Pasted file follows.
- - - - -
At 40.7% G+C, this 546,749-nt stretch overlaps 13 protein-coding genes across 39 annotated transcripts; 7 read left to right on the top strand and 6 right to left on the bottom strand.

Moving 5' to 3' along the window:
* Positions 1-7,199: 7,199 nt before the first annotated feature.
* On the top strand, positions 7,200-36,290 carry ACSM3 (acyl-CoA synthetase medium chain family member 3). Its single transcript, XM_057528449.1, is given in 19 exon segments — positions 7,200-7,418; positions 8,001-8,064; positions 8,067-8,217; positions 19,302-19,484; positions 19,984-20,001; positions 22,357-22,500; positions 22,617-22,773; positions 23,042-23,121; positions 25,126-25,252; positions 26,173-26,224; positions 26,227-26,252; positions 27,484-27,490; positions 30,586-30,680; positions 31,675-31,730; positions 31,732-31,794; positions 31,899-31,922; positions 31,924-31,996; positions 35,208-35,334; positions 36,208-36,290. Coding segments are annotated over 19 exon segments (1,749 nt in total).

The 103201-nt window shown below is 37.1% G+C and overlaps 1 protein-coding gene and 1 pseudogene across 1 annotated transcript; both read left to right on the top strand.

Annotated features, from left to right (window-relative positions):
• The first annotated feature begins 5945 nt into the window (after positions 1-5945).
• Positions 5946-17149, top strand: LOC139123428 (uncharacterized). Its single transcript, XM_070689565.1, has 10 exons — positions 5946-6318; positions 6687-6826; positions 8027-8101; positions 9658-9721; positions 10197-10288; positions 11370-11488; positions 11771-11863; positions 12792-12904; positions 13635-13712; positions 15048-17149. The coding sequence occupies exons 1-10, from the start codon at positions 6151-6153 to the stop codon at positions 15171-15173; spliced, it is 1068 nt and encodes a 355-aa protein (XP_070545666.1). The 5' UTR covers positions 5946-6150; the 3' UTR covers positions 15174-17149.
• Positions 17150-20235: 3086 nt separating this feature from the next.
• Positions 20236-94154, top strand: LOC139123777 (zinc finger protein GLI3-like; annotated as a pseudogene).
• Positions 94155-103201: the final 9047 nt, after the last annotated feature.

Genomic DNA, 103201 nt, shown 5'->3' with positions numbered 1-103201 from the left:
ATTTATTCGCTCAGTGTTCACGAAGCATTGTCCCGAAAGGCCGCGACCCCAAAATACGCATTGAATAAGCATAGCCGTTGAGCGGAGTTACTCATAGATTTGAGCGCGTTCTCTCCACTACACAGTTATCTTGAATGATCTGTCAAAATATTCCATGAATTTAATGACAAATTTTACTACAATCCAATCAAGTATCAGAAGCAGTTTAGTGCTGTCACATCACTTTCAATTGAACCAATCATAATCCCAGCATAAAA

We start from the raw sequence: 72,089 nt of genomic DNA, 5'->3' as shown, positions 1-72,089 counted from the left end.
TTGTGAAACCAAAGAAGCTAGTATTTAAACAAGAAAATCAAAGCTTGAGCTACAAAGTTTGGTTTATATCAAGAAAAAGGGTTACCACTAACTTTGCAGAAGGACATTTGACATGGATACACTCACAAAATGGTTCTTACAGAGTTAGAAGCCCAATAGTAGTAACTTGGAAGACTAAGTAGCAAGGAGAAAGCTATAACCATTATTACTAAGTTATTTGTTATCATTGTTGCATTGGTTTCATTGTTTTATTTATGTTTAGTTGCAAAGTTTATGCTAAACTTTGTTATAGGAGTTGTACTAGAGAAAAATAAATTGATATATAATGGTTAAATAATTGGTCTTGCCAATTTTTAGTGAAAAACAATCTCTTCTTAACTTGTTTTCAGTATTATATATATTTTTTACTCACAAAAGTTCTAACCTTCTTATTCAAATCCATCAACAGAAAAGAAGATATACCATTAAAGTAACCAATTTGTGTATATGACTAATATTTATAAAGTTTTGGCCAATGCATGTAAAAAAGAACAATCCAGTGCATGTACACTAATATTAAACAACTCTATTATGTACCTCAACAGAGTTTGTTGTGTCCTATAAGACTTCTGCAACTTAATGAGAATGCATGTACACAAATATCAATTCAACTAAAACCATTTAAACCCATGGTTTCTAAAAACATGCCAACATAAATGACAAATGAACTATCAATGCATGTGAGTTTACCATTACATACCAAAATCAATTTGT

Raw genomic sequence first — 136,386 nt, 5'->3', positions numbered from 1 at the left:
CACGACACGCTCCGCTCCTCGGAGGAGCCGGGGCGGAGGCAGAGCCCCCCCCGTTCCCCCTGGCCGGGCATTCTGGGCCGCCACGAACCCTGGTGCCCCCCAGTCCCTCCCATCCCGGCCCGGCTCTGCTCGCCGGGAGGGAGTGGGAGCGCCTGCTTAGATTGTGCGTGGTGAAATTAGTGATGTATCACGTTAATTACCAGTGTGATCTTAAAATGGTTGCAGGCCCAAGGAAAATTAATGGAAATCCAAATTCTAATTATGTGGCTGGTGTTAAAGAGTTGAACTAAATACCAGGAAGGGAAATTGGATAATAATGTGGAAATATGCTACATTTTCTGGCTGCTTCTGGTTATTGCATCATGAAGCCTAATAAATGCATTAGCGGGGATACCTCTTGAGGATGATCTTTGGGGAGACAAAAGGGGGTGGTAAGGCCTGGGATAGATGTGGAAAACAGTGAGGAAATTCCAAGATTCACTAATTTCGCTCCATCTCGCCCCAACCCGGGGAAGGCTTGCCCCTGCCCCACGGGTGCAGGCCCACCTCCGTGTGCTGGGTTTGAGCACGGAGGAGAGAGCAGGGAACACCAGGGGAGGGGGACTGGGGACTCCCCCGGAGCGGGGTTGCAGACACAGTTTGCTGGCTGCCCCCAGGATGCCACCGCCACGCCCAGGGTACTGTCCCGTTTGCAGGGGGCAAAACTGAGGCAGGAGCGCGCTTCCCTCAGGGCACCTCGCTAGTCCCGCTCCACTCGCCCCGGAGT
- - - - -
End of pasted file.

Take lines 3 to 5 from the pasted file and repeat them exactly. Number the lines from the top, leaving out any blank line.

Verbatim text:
* Positions 1-7,199: 7,199 nt before the first annotated feature.
* On the top strand, positions 7,200-36,290 carry ACSM3 (acyl-CoA synthetase medium chain family member 3). Its single transcript, XM_057528449.1, is given in 19 exon segments — positions 7,200-7,418; positions 8,001-8,064; positions 8,067-8,217; positions 19,302-19,484; positions 19,984-20,001; positions 22,357-22,500; positions 22,617-22,773; positions 23,042-23,121; positions 25,126-25,252; positions 26,173-26,224; positions 26,227-26,252; positions 27,484-27,490; positions 30,586-30,680; positions 31,675-31,730; positions 31,732-31,794; positions 31,899-31,922; positions 31,924-31,996; positions 35,208-35,334; positions 36,208-36,290. Coding segments are annotated over 19 exon segments (1,749 nt in total).

The 103201-nt window shown below is 37.1% G+C and overlaps 1 protein-coding gene and 1 pseudogene across 1 annotated transcript; both read left to right on the top strand.